One of the things I truly enjoy about Doctor Who is its background music. I love orchestral music, and composer Murray Gold writes and arranges music that goes so wonderfully with the action on the screen. I’ve purchased the soundtracks for seasons 1-4 and the season 4 specials (maybe in February I’ll purchase the soundtracks for the rest of the seasons) and I selected a bunch of them for the playlist that I listen to at work – instrumental music is awesome for concentrating. I’ve selected my favorites below, listed in no particular order. The links take you to YouTube videos of the songs, and the tooltip on the link tells you what series the video comes from.
As a note, you can buy almost all of these songs on amazon.com individually, if you don’t feel like buying the entire CDs.
What fan doesn’t like the theme song? This is the only song on this list that wasn’t composed by Murray Gold. It was written by Ron Grainer, then realized by Delia Derbyshire using entirely electronic means, rather than conventional instruments, and because of this, was very striking – it was the first TV theme that was completely electronic. For the new series, Gold arranged it for orchestra, though the main melody remained electronic. The show has featured different arrangements over the years, and my favorite is the one used in series 2 and 3. (I’m not sure, but I think series 1 had a different arrangement. I could easily be wrong.)
If you’ve watched series 5-7, you know this song: it’s the one used for most of the action scenes in which the Doctor is, well, doing anything. In my opinion, it is very much overused, and I’m hoping that a new action theme is introduced with the Twelfth Doctor. However, I still love this piece. It was introduced in series 4, and to me, it means the Doctor is about to save the day. It’s very heroic, and also a bit alien, as the main part of it is composed in 7/4, throwing you slightly off the beat you’re expecting.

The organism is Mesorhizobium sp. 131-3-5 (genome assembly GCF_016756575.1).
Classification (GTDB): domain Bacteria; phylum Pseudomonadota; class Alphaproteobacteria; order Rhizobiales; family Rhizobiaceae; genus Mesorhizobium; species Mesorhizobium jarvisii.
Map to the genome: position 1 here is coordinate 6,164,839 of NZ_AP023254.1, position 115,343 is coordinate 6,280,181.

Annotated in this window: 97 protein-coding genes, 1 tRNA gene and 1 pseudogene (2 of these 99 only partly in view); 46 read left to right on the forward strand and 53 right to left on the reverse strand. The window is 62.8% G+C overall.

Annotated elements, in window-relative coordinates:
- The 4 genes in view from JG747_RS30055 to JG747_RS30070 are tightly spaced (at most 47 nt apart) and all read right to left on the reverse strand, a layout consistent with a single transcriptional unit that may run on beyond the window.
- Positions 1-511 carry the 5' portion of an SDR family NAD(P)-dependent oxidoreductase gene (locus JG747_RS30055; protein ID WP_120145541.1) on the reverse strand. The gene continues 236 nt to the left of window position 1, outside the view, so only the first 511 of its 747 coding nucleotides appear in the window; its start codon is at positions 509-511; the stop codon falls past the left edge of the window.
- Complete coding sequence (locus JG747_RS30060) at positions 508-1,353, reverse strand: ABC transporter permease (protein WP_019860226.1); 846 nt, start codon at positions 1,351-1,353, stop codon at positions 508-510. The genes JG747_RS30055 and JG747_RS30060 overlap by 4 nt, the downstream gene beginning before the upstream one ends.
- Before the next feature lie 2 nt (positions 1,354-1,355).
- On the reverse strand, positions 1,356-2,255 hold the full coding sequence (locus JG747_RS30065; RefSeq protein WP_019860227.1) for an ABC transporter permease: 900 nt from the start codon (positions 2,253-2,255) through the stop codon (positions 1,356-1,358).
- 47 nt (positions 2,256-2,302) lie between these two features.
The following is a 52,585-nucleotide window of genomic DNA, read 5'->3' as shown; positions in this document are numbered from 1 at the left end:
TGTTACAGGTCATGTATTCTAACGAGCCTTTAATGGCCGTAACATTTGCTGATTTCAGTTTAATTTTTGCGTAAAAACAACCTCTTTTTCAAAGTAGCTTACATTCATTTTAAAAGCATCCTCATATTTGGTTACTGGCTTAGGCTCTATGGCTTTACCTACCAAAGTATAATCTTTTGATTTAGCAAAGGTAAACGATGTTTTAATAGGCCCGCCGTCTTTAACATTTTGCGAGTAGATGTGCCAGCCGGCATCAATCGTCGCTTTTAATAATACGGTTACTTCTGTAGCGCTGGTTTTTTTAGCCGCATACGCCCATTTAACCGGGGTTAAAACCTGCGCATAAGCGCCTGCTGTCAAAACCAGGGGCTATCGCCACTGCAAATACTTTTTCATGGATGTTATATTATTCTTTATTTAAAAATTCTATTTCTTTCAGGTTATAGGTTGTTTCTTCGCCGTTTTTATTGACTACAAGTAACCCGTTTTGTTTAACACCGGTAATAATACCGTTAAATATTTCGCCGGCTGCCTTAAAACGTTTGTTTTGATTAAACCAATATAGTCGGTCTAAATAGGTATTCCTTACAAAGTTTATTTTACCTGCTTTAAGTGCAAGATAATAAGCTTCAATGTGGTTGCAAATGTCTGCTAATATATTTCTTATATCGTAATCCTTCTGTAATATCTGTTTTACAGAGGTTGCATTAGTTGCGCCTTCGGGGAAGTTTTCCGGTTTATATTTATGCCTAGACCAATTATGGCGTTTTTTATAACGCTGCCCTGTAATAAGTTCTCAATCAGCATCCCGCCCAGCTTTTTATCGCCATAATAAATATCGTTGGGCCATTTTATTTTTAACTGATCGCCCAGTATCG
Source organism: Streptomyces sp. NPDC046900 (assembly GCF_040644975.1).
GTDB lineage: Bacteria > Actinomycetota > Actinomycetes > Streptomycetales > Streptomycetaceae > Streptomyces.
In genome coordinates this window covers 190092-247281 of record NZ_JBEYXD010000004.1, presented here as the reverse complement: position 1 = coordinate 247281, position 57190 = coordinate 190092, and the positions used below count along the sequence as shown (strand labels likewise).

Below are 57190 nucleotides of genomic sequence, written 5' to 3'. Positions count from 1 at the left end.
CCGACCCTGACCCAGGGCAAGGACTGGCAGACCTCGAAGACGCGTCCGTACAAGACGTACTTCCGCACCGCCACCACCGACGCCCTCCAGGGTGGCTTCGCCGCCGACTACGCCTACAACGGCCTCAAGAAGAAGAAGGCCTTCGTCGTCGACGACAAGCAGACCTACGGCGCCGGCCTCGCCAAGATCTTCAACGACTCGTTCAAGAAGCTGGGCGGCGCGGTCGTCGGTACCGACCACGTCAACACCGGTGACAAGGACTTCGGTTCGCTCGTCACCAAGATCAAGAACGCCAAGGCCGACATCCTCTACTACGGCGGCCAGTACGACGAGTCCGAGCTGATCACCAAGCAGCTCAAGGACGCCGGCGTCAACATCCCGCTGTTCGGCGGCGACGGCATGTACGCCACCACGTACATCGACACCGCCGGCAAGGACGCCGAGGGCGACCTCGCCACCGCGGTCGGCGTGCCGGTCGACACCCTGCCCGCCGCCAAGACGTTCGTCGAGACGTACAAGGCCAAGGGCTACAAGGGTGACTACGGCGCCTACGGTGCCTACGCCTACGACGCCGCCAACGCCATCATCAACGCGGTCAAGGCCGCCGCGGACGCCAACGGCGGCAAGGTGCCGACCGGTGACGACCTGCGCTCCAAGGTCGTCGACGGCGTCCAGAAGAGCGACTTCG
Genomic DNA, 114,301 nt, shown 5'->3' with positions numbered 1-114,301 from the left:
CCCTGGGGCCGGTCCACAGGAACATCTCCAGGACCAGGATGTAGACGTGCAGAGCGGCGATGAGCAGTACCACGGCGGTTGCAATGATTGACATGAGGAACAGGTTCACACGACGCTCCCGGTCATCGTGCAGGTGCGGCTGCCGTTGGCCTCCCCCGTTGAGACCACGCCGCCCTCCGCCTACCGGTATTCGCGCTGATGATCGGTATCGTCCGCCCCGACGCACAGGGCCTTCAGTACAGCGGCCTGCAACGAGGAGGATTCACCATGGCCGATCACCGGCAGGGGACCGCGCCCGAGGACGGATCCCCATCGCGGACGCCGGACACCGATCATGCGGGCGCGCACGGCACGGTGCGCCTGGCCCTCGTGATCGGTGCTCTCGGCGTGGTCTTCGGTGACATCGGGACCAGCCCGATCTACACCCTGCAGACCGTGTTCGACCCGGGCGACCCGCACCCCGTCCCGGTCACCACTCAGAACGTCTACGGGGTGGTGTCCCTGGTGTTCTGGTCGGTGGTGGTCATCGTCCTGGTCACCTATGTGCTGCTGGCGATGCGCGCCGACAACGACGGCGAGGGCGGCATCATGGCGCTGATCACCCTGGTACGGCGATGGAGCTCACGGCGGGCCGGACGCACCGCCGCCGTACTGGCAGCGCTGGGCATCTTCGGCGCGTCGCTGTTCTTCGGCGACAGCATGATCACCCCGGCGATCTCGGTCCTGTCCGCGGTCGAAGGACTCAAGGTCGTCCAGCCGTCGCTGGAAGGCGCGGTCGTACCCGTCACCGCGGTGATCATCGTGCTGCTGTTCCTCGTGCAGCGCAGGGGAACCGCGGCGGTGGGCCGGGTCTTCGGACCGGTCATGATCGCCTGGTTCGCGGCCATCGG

The Doctor’s Theme was introduced in series 1 and was used through series 4; I’m not sure it was used at all for the Eleventh Doctor. It evokes the mystery and majesty of the Doctor, which to me doesn’t really apply to Eleven, but is definitely perfect for Nine and Ten.
This song starts with a slow, sad, beautiful vocal section. Then, halfway through, it switches to fast and heroic. In fact, the second section was used for the Doctor’s action scenes before I am the Doctor took that over (one scene it was used in was in “Gridlock,” when the Doctor started jumping down from car to car to get to the fast lane).
One of my absolutely favorite songs on this list, this was the music that played over the scene in “The Family of Blood” when John Smith and Nurse Redfern saw the life they would have if John Smith could remain human. The music is both happy and sad at the same time.
This was the theme for Gallifrey during Ten’s tenure, played whenever he talked about his home. It was also used during “Utopia” whenever Professor Yana was affected by his returning memories. The main theme was rearranged for The Council of the Time Lords, to add the feeling of majesty and corruption that characterized the High Council on the last day of the Time War.